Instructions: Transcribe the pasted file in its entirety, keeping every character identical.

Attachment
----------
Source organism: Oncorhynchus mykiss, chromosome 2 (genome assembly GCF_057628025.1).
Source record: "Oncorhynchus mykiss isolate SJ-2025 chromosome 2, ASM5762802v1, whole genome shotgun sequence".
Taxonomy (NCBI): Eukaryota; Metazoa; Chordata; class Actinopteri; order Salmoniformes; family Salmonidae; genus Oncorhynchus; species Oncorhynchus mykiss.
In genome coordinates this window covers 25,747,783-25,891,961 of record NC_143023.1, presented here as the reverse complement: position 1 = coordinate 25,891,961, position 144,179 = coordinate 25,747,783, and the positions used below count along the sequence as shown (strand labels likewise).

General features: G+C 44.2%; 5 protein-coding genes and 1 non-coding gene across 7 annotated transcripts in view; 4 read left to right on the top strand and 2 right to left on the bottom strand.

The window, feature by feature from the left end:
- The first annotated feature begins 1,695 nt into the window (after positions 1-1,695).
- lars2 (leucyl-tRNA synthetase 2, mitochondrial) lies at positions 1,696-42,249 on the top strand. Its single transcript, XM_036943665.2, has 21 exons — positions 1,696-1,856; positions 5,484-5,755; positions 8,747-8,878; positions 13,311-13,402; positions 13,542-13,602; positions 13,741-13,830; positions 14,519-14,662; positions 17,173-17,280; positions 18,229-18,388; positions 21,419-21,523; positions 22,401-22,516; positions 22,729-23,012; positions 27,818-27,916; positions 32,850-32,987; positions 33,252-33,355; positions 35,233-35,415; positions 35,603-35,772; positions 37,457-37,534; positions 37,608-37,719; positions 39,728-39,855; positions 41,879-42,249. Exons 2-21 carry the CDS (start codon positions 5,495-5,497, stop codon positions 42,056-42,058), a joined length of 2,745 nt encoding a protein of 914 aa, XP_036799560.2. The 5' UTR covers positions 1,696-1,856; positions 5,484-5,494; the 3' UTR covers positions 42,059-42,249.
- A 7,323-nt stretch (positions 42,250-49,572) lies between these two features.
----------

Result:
Source organism: Oncorhynchus mykiss, chromosome 2 (genome assembly GCF_057628025.1).
Source record: "Oncorhynchus mykiss isolate SJ-2025 chromosome 2, ASM5762802v1, whole genome shotgun sequence".
Taxonomy (NCBI): Eukaryota; Metazoa; Chordata; class Actinopteri; order Salmoniformes; family Salmonidae; genus Oncorhynchus; species Oncorhynchus mykiss.
In genome coordinates this window covers 25,747,783-25,891,961 of record NC_143023.1, presented here as the reverse complement: position 1 = coordinate 25,891,961, position 144,179 = coordinate 25,747,783, and the positions used below count along the sequence as shown (strand labels likewise).

General features: G+C 44.2%; 5 protein-coding genes and 1 non-coding gene across 7 annotated transcripts in view; 4 read left to right on the top strand and 2 right to left on the bottom strand.

The window, feature by feature from the left end:
- The first annotated feature begins 1,695 nt into the window (after positions 1-1,695).
- lars2 (leucyl-tRNA synthetase 2, mitochondrial) lies at positions 1,696-42,249 on the top strand. Its single transcript, XM_036943665.2, has 21 exons — positions 1,696-1,856; positions 5,484-5,755; positions 8,747-8,878; positions 13,311-13,402; positions 13,542-13,602; positions 13,741-13,830; positions 14,519-14,662; positions 17,173-17,280; positions 18,229-18,388; positions 21,419-21,523; positions 22,401-22,516; positions 22,729-23,012; positions 27,818-27,916; positions 32,850-32,987; positions 33,252-33,355; positions 35,233-35,415; positions 35,603-35,772; positions 37,457-37,534; positions 37,608-37,719; positions 39,728-39,855; positions 41,879-42,249. Exons 2-21 carry the CDS (start codon positions 5,495-5,497, stop codon positions 42,056-42,058), a joined length of 2,745 nt encoding a protein of 914 aa, XP_036799560.2. The 5' UTR covers positions 1,696-1,856; positions 5,484-5,494; the 3' UTR covers positions 42,059-42,249.
- A 7,323-nt stretch (positions 42,250-49,572) lies between these two features.